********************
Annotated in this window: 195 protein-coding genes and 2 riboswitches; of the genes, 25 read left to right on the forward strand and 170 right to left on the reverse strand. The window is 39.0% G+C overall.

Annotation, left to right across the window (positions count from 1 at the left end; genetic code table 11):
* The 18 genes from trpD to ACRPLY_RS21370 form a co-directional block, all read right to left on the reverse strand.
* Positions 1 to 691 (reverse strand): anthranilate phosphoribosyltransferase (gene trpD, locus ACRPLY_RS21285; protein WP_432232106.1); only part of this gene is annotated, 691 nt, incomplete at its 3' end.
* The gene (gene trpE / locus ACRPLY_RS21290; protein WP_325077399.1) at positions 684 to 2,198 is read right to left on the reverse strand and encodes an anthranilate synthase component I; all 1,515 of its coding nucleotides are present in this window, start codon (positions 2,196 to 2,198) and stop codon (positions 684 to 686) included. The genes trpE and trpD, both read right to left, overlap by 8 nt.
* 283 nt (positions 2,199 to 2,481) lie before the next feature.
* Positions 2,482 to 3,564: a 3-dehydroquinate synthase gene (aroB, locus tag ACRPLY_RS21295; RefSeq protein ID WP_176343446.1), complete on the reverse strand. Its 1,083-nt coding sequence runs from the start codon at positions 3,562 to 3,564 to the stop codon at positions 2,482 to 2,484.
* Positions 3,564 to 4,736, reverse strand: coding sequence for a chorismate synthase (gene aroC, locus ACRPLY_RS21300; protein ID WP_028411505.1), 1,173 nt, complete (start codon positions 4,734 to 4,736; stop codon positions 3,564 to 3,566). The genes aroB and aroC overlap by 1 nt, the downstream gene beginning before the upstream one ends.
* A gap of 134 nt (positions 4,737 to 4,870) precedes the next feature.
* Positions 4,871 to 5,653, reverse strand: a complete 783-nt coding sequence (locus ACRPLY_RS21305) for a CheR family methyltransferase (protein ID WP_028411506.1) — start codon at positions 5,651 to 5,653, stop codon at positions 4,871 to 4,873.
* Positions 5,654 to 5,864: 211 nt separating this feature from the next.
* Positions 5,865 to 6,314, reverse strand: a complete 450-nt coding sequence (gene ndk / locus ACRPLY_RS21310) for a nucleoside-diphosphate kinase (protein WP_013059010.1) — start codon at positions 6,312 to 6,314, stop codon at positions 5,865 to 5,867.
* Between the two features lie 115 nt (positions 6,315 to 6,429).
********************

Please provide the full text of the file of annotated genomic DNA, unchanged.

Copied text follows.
Annotated in this window: 195 protein-coding genes and 2 riboswitches; of the genes, 25 read left to right on the forward strand and 170 right to left on the reverse strand. The window is 39.0% G+C overall.

Annotation, left to right across the window (positions count from 1 at the left end; genetic code table 11):
* The 18 genes from trpD to ACRPLY_RS21370 form a co-directional block, all read right to left on the reverse strand.
* Positions 1 to 691 (reverse strand): anthranilate phosphoribosyltransferase (gene trpD, locus ACRPLY_RS21285; protein WP_432232106.1); only part of this gene is annotated, 691 nt, incomplete at its 3' end.
* The gene (gene trpE / locus ACRPLY_RS21290; protein WP_325077399.1) at positions 684 to 2,198 is read right to left on the reverse strand and encodes an anthranilate synthase component I; all 1,515 of its coding nucleotides are present in this window, start codon (positions 2,196 to 2,198) and stop codon (positions 684 to 686) included. The genes trpE and trpD, both read right to left, overlap by 8 nt.
* 283 nt (positions 2,199 to 2,481) lie before the next feature.
* Positions 2,482 to 3,564: a 3-dehydroquinate synthase gene (aroB, locus tag ACRPLY_RS21295; RefSeq protein ID WP_176343446.1), complete on the reverse strand. Its 1,083-nt coding sequence runs from the start codon at positions 3,562 to 3,564 to the stop codon at positions 2,482 to 2,484.
* Positions 3,564 to 4,736, reverse strand: coding sequence for a chorismate synthase (gene aroC, locus ACRPLY_RS21300; protein ID WP_028411505.1), 1,173 nt, complete (start codon positions 4,734 to 4,736; stop codon positions 3,564 to 3,566). The genes aroB and aroC overlap by 1 nt, the downstream gene beginning before the upstream one ends.
* A gap of 134 nt (positions 4,737 to 4,870) precedes the next feature.
* Positions 4,871 to 5,653, reverse strand: a complete 783-nt coding sequence (locus ACRPLY_RS21305) for a CheR family methyltransferase (protein ID WP_028411506.1) — start codon at positions 5,651 to 5,653, stop codon at positions 4,871 to 4,873.
* Positions 5,654 to 5,864: 211 nt separating this feature from the next.
* Positions 5,865 to 6,314, reverse strand: a complete 450-nt coding sequence (gene ndk / locus ACRPLY_RS21310) for a nucleoside-diphosphate kinase (protein WP_013059010.1) — start codon at positions 6,312 to 6,314, stop codon at positions 5,865 to 5,867.
* Between the two features lie 115 nt (positions 6,315 to 6,429).